Nadezhda Tolokonnikova

                    Nadezhda Tolokonnikova of Pussy Riot's

                             prison letters to Slavoj Žižek.


While they were still in provisional detention in Moscow, the independent Russian weekly the New Times published an interview with the prisoners. Nadya Tolokonnikova explained the essentially political aspect of her action, begged pardon of any believers whom she might have offended. She resolutely took to the philosophical terrain, quoting Socrates and Diogenes. She confessed: “I am currently reading an essay by Slavoj Žižek, ‘Violence’ … What Žižek writes is very important to us. According to him, the fundamentalist believers of each different religion emerge on account of their lack of true faith, not because of deep faith. I would really love to meet Žižek!”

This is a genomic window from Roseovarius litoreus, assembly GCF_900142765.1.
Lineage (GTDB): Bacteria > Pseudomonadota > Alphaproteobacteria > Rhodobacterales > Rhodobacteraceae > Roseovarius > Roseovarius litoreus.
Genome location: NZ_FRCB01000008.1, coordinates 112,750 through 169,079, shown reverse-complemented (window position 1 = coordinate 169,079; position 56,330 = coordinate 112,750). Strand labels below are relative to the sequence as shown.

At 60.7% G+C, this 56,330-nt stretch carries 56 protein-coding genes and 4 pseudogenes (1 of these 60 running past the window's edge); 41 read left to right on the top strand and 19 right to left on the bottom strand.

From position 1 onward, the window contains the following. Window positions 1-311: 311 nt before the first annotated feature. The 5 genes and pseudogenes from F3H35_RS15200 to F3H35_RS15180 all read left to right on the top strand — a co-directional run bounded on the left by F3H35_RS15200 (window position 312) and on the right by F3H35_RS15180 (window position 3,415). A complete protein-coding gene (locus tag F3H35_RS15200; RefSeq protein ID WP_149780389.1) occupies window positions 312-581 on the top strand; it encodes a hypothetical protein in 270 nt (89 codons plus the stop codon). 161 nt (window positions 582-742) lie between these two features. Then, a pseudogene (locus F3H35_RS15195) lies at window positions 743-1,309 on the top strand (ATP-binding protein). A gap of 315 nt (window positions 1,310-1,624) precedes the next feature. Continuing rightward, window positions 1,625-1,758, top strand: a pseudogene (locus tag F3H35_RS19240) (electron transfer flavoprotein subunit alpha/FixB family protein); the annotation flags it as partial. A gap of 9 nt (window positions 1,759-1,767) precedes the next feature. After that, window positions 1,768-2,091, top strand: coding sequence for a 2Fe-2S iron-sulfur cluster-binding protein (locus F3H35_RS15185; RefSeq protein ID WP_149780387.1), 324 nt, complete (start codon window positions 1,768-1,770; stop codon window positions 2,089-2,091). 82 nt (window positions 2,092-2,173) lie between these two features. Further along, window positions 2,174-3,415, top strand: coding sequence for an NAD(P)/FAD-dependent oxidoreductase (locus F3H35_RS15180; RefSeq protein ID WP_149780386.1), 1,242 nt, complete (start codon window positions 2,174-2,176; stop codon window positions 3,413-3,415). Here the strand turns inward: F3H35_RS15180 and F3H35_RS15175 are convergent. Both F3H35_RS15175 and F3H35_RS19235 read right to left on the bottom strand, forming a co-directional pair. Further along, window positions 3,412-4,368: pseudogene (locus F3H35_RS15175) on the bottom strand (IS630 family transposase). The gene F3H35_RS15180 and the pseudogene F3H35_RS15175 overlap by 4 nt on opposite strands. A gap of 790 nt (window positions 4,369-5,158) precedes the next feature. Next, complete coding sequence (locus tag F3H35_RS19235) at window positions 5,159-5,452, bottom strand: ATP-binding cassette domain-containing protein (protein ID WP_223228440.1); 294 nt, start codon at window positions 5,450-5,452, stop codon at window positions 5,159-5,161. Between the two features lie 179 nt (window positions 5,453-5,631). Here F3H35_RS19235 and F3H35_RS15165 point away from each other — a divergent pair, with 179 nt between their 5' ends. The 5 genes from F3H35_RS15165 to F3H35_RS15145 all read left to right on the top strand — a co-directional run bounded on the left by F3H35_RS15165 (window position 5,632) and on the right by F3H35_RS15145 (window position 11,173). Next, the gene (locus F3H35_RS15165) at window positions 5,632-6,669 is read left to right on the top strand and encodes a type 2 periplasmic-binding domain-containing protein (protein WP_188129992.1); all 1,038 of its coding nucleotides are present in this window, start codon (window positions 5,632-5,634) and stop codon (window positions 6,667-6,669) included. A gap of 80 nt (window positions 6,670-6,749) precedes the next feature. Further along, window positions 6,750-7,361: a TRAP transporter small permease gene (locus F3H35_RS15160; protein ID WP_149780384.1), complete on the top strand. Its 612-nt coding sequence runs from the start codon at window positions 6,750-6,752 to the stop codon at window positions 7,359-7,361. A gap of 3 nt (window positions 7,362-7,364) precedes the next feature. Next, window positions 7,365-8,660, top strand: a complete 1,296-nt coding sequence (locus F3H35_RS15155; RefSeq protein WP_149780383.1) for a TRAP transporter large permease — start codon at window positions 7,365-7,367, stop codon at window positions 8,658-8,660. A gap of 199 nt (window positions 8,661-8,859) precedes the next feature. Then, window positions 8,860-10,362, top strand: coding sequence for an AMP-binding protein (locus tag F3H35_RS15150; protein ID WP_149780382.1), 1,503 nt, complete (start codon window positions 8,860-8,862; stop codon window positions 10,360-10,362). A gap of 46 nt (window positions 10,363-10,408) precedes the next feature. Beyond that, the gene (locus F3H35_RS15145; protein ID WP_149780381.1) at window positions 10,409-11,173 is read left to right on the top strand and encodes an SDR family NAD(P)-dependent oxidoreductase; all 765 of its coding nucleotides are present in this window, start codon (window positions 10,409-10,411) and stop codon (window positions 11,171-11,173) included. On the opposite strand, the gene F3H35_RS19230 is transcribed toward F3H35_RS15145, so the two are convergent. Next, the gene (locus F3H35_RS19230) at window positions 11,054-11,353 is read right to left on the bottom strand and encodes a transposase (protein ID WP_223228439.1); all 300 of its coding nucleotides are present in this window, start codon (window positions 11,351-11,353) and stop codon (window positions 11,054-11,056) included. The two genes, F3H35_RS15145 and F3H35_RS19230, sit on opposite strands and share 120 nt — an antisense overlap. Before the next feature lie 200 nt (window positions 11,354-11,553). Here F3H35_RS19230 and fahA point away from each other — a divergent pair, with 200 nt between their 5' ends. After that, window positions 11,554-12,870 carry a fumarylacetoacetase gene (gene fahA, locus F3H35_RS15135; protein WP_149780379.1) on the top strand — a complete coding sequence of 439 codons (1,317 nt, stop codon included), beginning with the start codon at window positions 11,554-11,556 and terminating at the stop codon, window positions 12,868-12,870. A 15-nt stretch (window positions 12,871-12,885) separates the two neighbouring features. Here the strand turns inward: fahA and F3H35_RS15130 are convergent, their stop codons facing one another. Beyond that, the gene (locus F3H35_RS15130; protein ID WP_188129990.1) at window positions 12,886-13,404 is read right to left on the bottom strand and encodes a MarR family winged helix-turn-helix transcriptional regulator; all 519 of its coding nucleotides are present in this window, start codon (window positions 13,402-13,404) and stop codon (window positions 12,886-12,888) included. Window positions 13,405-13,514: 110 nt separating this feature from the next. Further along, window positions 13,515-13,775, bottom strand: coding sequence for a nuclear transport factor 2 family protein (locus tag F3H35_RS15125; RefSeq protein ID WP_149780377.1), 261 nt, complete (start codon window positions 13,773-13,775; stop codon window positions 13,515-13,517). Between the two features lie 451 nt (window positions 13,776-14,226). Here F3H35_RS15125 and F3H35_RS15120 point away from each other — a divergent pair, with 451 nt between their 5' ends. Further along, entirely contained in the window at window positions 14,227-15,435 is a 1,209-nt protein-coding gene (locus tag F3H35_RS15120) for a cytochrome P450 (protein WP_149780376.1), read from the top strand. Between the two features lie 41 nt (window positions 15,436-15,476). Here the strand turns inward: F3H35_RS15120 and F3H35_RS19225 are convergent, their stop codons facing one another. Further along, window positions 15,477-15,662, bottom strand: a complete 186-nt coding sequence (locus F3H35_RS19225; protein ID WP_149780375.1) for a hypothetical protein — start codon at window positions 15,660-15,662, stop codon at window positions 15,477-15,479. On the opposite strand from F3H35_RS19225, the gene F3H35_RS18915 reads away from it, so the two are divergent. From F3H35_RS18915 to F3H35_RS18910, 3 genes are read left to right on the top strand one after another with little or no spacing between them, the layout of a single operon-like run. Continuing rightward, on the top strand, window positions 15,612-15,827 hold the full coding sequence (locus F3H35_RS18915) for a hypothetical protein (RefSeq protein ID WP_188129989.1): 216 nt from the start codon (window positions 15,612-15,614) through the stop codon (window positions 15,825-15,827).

Struck by this declaration of philosophical love, I wrote at once to Slavoj Žižek and proposed that he come to Moscow to meet Nadya. She was then still in the capital, awaiting the result of the appeal hearing. My plan was to publish their discussion in Philosophie Magazine, and Žižek quickly replied: “YES, of course!” I requested the help of Zoya Svetova, the New Times journalist who had published the interview in which Nadya voiced her admiration for Žižek and had access to detainees on account of her status as a prison visitor. While we were waiting for authorization, however, Tolokonnikova was sent from the detention centre where she had been held throughout the trial to camp PC-14 in Mordovia, thousands of miles from Moscow. It was unrealistic to imagine going there with Žižek: no one would ever have given him authorization to visit. So in December 2012 I proposed to Slavoj that he begin a correspondence with Nadya. He accepted enthusiastically, emailing me his first letter.